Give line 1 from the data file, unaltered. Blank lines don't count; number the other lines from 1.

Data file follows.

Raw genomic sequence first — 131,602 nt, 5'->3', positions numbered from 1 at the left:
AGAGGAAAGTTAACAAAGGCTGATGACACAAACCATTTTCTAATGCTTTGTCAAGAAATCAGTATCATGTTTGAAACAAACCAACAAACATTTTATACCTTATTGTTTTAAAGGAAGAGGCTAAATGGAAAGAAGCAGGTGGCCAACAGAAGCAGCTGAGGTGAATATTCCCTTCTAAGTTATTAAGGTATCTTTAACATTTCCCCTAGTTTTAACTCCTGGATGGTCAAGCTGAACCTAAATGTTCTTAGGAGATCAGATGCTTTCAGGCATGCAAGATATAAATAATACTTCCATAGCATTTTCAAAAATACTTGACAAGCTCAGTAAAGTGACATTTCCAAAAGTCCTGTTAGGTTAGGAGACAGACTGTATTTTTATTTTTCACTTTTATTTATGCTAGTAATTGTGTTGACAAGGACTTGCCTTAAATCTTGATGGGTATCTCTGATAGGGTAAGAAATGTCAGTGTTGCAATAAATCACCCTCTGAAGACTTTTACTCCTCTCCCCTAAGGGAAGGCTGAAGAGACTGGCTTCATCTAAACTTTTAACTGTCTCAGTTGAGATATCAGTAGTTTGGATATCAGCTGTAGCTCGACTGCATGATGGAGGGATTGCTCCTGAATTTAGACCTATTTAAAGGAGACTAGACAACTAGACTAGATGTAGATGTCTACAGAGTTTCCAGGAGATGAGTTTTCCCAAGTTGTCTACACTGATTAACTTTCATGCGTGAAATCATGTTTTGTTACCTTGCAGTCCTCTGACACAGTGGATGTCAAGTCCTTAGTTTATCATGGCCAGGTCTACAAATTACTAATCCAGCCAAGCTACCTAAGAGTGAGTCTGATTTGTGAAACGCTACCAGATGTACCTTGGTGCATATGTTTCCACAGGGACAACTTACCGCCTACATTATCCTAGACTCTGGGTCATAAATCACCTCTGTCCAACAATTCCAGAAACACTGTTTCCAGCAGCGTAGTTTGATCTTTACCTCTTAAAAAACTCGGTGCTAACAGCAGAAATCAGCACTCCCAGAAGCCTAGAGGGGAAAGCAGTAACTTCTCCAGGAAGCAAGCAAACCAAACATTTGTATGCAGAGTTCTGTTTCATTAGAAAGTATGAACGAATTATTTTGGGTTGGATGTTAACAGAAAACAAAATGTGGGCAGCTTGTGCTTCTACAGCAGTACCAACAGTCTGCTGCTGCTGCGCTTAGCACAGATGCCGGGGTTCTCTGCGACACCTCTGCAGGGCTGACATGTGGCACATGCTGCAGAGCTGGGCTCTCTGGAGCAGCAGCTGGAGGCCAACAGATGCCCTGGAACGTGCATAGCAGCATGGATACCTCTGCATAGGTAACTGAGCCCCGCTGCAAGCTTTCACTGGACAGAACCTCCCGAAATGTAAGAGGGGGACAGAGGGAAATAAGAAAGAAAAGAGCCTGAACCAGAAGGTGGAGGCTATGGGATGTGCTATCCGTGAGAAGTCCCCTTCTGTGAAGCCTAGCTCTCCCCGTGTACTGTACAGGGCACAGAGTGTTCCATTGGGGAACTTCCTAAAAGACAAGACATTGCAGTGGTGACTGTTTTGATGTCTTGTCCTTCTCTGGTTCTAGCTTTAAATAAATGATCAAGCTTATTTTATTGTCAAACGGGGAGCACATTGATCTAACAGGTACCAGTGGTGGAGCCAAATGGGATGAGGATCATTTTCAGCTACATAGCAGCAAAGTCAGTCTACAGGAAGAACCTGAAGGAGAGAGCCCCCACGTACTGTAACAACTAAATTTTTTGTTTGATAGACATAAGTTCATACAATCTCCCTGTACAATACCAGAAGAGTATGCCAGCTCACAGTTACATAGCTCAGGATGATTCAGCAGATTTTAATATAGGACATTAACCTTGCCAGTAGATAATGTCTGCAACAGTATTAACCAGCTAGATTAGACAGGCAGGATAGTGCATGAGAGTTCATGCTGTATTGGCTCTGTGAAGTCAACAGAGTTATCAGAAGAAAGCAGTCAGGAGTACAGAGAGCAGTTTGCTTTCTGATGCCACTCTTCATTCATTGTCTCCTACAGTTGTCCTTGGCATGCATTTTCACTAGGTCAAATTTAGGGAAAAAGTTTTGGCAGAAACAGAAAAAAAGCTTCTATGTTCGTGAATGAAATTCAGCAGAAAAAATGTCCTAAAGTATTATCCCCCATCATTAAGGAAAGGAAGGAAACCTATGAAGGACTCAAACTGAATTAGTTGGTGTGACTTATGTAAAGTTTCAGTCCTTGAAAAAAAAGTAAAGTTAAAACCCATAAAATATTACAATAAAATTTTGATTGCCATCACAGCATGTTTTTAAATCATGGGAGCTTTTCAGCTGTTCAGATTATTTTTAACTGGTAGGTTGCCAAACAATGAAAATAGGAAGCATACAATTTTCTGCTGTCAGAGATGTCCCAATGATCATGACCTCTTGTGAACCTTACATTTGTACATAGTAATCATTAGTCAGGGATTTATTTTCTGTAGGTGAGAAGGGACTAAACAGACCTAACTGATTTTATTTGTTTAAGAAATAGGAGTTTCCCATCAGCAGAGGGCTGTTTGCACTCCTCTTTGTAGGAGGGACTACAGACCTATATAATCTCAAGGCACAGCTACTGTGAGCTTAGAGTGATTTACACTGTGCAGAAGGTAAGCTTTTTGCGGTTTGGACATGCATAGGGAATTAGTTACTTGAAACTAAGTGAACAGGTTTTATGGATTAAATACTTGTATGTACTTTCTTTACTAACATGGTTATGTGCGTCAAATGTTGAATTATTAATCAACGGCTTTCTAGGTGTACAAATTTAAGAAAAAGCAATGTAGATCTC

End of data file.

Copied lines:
Raw genomic sequence first — 131,602 nt, 5'->3', positions numbered from 1 at the left: